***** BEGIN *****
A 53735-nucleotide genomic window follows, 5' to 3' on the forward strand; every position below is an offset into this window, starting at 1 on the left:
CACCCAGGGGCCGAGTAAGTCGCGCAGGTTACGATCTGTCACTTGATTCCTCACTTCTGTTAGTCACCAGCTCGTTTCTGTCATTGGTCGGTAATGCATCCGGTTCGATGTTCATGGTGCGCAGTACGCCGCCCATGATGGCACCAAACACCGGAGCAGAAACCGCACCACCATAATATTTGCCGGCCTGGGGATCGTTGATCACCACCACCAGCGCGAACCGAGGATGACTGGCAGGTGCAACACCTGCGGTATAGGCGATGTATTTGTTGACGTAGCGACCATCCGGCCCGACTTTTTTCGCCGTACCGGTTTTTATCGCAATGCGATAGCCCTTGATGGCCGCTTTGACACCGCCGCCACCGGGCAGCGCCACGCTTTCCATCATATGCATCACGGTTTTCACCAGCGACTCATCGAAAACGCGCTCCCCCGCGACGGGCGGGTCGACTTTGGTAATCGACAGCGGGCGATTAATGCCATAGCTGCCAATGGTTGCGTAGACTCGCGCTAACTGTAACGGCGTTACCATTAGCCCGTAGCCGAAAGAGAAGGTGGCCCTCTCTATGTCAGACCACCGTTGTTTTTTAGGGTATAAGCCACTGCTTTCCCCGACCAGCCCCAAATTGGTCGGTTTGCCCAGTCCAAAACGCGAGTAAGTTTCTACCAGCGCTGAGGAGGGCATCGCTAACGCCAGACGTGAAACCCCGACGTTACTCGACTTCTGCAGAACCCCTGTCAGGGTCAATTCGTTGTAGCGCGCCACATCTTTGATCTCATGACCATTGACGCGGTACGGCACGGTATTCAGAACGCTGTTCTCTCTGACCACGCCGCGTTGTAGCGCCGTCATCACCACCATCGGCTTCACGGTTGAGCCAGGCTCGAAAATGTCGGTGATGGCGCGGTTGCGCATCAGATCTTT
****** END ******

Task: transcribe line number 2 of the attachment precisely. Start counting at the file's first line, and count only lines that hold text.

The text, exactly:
CACCCAGGGGCCGAGTAAGTCGCGCAGGTTACGATCTGTCACTTGATTCCTCACTTCTGTTAGTCACCAGCTCGTTTCTGTCATTGGTCGGTAATGCATCCGGTTCGATGTTCATGGTGCGCAGTACGCCGCCCATGATGGCACCAAACACCGGAGCAGAAACCGCACCACCATAATATTTGCCGGCCTGGGGATCGTTGATCACCACCACCAGCGCGAACCGAGGATGACTGGCAGGTGCAACACCTGCGGTATAGGCGATGTATTTGTTGACGTAGCGACCATCCGGCCCGACTTTTTTCGCCGTACCGGTTTTTATCGCAATGCGATAGCCCTTGATGGCCGCTTTGACACCGCCGCCACCGGGCAGCGCCACGCTTTCCATCATATGCATCACGGTTTTCACCAGCGACTCATCGAAAACGCGCTCCCCCGCGACGGGCGGGTCGACTTTGGTAATCGACAGCGGGCGATTAATGCCATAGCTGCCAATGGTTGCGTAGACTCGCGCTAACTGTAACGGCGTTACCATTAGCCCGTAGCCGAAAGAGAAGGTGGCCCTCTCTATGTCAGACCACCGTTGTTTTTTAGGGTATAAGCCACTGCTTTCCCCGACCAGCCCCAAATTGGTCGGTTTGCCCAGTCCAAAACGCGAGTAAGTTTCTACCAGCGCTGAGGAGGGCATCGCTAACGCCAGACGTGAAACCCCGACGTTACTCGACTTCTGCAGAACCCCTGTCAGGGTCAATTCGTTGTAGCGCGCCACATCTTTGATCTCATGACCATTGACGCGGTACGGCACGGTATTCAGAACGCTGTTCTCTCTGACCACGCCGCGTTGTAGCGCCGTCATCACCACCATCGGCTTCACGGTTGAGCCAGGCTCGAAAATGTCGGTGATGGCGCGGTTGCGCATCAGATCTTT